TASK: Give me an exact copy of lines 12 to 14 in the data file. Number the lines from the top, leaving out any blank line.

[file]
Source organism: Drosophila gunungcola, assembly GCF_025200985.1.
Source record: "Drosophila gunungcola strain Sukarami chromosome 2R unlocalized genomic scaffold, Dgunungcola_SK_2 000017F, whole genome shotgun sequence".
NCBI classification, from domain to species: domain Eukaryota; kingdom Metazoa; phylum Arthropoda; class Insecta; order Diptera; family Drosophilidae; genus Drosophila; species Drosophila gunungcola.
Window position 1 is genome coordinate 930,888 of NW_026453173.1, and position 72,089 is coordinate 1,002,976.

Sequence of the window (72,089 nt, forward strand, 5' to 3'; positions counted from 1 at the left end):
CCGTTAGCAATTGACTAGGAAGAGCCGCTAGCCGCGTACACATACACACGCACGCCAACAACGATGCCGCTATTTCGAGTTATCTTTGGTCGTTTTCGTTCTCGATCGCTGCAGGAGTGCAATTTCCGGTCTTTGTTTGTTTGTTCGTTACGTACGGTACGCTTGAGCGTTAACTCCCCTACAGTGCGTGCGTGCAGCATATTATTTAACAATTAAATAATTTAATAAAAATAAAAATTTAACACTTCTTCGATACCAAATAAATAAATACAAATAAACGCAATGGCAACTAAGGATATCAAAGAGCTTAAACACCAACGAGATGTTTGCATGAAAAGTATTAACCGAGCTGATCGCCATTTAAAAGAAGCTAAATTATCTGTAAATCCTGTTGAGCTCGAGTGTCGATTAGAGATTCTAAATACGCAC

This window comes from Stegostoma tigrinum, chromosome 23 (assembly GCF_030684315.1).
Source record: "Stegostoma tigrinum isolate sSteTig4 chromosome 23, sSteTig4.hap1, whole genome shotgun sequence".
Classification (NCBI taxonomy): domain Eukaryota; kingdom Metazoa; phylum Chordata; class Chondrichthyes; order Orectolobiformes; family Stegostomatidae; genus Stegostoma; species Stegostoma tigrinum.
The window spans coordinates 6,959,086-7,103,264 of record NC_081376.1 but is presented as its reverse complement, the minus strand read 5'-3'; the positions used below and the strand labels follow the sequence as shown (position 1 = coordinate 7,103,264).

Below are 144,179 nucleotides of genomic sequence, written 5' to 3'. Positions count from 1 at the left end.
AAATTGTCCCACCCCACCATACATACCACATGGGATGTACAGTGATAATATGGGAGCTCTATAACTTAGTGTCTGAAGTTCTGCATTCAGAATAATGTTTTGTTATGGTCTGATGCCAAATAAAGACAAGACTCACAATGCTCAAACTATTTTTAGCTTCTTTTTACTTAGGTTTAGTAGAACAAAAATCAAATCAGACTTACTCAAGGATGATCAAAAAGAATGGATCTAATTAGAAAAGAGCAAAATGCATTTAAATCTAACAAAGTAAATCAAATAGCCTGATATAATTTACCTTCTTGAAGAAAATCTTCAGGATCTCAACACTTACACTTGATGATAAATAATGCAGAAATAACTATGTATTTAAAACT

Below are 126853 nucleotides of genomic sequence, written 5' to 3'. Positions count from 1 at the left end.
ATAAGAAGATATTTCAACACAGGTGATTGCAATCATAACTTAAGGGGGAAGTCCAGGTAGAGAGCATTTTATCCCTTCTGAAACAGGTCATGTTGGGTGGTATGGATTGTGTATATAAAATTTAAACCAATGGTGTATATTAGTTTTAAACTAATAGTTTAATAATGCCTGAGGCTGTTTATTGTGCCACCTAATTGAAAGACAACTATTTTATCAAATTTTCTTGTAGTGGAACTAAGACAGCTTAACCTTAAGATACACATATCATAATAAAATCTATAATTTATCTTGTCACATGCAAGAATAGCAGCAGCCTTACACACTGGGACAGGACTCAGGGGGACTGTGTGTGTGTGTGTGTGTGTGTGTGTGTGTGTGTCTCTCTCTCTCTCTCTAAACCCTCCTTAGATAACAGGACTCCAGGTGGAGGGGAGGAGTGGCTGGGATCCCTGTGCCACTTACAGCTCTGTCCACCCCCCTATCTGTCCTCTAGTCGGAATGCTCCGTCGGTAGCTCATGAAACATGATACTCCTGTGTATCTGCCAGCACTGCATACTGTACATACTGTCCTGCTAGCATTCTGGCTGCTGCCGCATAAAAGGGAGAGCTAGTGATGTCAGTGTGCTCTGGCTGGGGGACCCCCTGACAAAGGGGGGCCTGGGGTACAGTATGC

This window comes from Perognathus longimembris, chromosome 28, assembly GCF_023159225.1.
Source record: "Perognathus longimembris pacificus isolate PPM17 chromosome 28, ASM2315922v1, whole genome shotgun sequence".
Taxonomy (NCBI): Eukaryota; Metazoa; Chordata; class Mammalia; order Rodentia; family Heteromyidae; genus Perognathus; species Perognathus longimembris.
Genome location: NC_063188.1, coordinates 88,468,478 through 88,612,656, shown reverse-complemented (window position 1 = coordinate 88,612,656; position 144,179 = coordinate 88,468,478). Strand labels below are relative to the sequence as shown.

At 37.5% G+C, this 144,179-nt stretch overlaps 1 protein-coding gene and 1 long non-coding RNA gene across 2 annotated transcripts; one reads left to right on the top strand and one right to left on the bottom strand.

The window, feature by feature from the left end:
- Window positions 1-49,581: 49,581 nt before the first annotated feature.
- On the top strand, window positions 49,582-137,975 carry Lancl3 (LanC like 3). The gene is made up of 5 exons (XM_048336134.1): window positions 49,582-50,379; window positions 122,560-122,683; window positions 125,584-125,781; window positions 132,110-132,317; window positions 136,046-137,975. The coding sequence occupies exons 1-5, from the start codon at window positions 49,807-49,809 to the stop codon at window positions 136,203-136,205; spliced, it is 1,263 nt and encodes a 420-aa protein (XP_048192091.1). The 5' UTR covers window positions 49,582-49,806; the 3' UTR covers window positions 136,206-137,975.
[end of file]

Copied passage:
AAATTGTCCCACCCCACCATACATACCACATGGGATGTACAGTGATAATATGGGAGCTCTATAACTTAGTGTCTGAAGTTCTGCATTCAGAATAATGTTTTGTTATGGTCTGATGCCAAATAAAGACAAGACTCACAATGCTCAAACTATTTTTAGCTTCTTTTTACTTAGGTTTAGTAGAACAAAAATCAAATCAGACTTACTCAAGGATGATCAAAAAGAATGGATCTAATTAGAAAAGAGCAAAATGCATTTAAATCTAACAAAGTAAATCAAATAGCCTGATATAATTTACCTTCTTGAAGAAAATCTTCAGGATCTCAACACTTACACTTGATGATAAATAATGCAGAAATAACTATGTATTTAAAACT

Below are 126853 nucleotides of genomic sequence, written 5' to 3'. Positions count from 1 at the left end.
ATAAGAAGATATTTCAACACAGGTGATTGCAATCATAACTTAAGGGGGAAGTCCAGGTAGAGAGCATTTTATCCCTTCTGAAACAGGTCATGTTGGGTGGTATGGATTGTGTATATAAAATTTAAACCAATGGTGTATATTAGTTTTAAACTAATAGTTTAATAATGCCTGAGGCTGTTTATTGTGCCACCTAATTGAAAGACAACTATTTTATCAAATTTTCTTGTAGTGGAACTAAGACAGCTTAACCTTAAGATACACATATCATAATAAAATCTATAATTTATCTTGTCACATGCAAGAATAGCAGCAGCCTTACACACTGGGACAGGACTCAGGGGGACTGTGTGTGTGTGTGTGTGTGTGTGTGTGTGTGTGTCTCTCTCTCTCTCTCTAAACCCTCCTTAGATAACAGGACTCCAGGTGGAGGGGAGGAGTGGCTGGGATCCCTGTGCCACTTACAGCTCTGTCCACCCCCCTATCTGTCCTCTAGTCGGAATGCTCCGTCGGTAGCTCATGAAACATGATACTCCTGTGTATCTGCCAGCACTGCATACTGTACATACTGTCCTGCTAGCATTCTGGCTGCTGCCGCATAAAAGGGAGAGCTAGTGATGTCAGTGTGCTCTGGCTGGGGGACCCCCTGACAAAGGGGGGCCTGGGGTACAGTATGC